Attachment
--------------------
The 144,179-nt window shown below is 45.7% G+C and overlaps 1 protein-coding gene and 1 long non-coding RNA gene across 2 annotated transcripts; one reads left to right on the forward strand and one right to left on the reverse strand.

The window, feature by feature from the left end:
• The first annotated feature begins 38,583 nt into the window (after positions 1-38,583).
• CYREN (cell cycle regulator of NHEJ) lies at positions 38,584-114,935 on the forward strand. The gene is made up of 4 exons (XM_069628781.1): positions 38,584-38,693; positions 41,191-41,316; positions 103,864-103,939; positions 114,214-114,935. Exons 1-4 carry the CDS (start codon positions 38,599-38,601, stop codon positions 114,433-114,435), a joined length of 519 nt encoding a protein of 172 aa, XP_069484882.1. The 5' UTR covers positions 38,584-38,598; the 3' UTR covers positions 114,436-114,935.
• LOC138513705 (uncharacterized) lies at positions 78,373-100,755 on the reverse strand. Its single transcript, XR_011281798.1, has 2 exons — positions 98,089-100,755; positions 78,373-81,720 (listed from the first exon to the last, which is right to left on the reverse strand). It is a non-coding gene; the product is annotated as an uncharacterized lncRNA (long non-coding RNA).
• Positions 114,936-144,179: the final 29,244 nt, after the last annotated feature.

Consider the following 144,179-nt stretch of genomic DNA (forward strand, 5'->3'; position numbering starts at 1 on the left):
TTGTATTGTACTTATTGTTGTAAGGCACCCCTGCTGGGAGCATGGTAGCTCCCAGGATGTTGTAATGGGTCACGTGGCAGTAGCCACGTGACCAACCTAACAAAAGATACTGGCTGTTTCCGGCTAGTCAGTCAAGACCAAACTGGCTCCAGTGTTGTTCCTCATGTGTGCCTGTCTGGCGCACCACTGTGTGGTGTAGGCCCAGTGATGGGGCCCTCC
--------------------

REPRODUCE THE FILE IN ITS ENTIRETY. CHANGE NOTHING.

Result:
The 144,179-nt window shown below is 45.7% G+C and overlaps 1 protein-coding gene and 1 long non-coding RNA gene across 2 annotated transcripts; one reads left to right on the forward strand and one right to left on the reverse strand.

The window, feature by feature from the left end:
• The first annotated feature begins 38,583 nt into the window (after positions 1-38,583).
• CYREN (cell cycle regulator of NHEJ) lies at positions 38,584-114,935 on the forward strand. The gene is made up of 4 exons (XM_069628781.1): positions 38,584-38,693; positions 41,191-41,316; positions 103,864-103,939; positions 114,214-114,935. Exons 1-4 carry the CDS (start codon positions 38,599-38,601, stop codon positions 114,433-114,435), a joined length of 519 nt encoding a protein of 172 aa, XP_069484882.1. The 5' UTR covers positions 38,584-38,598; the 3' UTR covers positions 114,436-114,935.
• LOC138513705 (uncharacterized) lies at positions 78,373-100,755 on the reverse strand. Its single transcript, XR_011281798.1, has 2 exons — positions 98,089-100,755; positions 78,373-81,720 (listed from the first exon to the last, which is right to left on the reverse strand). It is a non-coding gene; the product is annotated as an uncharacterized lncRNA (long non-coding RNA).
• Positions 114,936-144,179: the final 29,244 nt, after the last annotated feature.

Consider the following 144,179-nt stretch of genomic DNA (forward strand, 5'->3'; position numbering starts at 1 on the left):
TTGTATTGTACTTATTGTTGTAAGGCACCCCTGCTGGGAGCATGGTAGCTCCCAGGATGTTGTAATGGGTCACGTGGCAGTAGCCACGTGACCAACCTAACAAAAGATACTGGCTGTTTCCGGCTAGTCAGTCAAGACCAAACTGGCTCCAGTGTTGTTCCTCATGTGTGCCTGTCTGGCGCACCACTGTGTGGTGTAGGCCCAGTGATGGGGCCCTCC